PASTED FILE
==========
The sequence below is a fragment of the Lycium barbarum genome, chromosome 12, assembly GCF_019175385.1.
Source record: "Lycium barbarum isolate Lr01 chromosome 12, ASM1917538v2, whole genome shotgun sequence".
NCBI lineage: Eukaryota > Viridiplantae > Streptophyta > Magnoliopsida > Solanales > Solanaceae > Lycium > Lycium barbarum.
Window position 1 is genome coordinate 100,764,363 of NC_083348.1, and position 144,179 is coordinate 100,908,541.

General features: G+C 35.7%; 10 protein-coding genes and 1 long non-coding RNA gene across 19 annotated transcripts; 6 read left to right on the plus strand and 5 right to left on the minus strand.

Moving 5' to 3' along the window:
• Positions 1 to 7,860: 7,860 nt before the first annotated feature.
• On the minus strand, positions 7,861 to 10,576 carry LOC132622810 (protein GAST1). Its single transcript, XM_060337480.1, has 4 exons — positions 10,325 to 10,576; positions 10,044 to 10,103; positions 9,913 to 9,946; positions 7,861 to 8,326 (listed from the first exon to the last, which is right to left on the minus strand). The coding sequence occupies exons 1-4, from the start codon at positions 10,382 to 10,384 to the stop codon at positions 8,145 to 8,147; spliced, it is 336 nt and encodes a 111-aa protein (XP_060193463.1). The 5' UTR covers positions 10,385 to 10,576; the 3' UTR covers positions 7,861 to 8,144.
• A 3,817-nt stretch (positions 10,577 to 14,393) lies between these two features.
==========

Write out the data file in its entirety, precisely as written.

The sequence below is a fragment of the Lycium barbarum genome, chromosome 12, assembly GCF_019175385.1.
Source record: "Lycium barbarum isolate Lr01 chromosome 12, ASM1917538v2, whole genome shotgun sequence".
NCBI lineage: Eukaryota > Viridiplantae > Streptophyta > Magnoliopsida > Solanales > Solanaceae > Lycium > Lycium barbarum.
Window position 1 is genome coordinate 100,764,363 of NC_083348.1, and position 144,179 is coordinate 100,908,541.

General features: G+C 35.7%; 10 protein-coding genes and 1 long non-coding RNA gene across 19 annotated transcripts; 6 read left to right on the plus strand and 5 right to left on the minus strand.

Moving 5' to 3' along the window:
• Positions 1 to 7,860: 7,860 nt before the first annotated feature.
• On the minus strand, positions 7,861 to 10,576 carry LOC132622810 (protein GAST1). Its single transcript, XM_060337480.1, has 4 exons — positions 10,325 to 10,576; positions 10,044 to 10,103; positions 9,913 to 9,946; positions 7,861 to 8,326 (listed from the first exon to the last, which is right to left on the minus strand). The coding sequence occupies exons 1-4, from the start codon at positions 10,382 to 10,384 to the stop codon at positions 8,145 to 8,147; spliced, it is 336 nt and encodes a 111-aa protein (XP_060193463.1). The 5' UTR covers positions 10,385 to 10,576; the 3' UTR covers positions 7,861 to 8,144.
• A 3,817-nt stretch (positions 10,577 to 14,393) lies between these two features.